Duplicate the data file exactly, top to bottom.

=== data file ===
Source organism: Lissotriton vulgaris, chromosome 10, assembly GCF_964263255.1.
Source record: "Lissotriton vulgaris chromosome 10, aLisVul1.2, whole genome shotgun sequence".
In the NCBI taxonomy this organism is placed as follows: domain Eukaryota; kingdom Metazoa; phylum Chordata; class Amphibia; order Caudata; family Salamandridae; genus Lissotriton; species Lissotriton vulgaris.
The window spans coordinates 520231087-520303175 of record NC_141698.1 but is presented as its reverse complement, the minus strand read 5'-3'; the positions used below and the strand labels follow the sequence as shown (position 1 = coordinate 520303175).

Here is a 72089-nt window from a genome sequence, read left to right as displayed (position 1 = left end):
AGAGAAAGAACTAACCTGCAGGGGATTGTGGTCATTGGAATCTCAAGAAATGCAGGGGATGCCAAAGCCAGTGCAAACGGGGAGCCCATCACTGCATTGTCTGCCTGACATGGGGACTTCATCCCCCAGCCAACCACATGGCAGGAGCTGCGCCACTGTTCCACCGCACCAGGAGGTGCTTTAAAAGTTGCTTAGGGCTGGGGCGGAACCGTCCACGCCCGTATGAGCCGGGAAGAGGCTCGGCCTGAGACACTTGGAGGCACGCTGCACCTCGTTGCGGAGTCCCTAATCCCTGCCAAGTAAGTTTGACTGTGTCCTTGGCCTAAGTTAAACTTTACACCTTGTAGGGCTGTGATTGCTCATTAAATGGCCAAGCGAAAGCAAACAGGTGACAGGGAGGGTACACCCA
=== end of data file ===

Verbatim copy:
Source organism: Lissotriton vulgaris, chromosome 10, assembly GCF_964263255.1.
Source record: "Lissotriton vulgaris chromosome 10, aLisVul1.2, whole genome shotgun sequence".
In the NCBI taxonomy this organism is placed as follows: domain Eukaryota; kingdom Metazoa; phylum Chordata; class Amphibia; order Caudata; family Salamandridae; genus Lissotriton; species Lissotriton vulgaris.
The window spans coordinates 520231087-520303175 of record NC_141698.1 but is presented as its reverse complement, the minus strand read 5'-3'; the positions used below and the strand labels follow the sequence as shown (position 1 = coordinate 520303175).

Here is a 72089-nt window from a genome sequence, read left to right as displayed (position 1 = left end):
AGAGAAAGAACTAACCTGCAGGGGATTGTGGTCATTGGAATCTCAAGAAATGCAGGGGATGCCAAAGCCAGTGCAAACGGGGAGCCCATCACTGCATTGTCTGCCTGACATGGGGACTTCATCCCCCAGCCAACCACATGGCAGGAGCTGCGCCACTGTTCCACCGCACCAGGAGGTGCTTTAAAAGTTGCTTAGGGCTGGGGCGGAACCGTCCACGCCCGTATGAGCCGGGAAGAGGCTCGGCCTGAGACACTTGGAGGCACGCTGCACCTCGTTGCGGAGTCCCTAATCCCTGCCAAGTAAGTTTGACTGTGTCCTTGGCCTAAGTTAAACTTTACACCTTGTAGGGCTGTGATTGCTCATTAAATGGCCAAGCGAAAGCAAACAGGTGACAGGGAGGGTACACCCA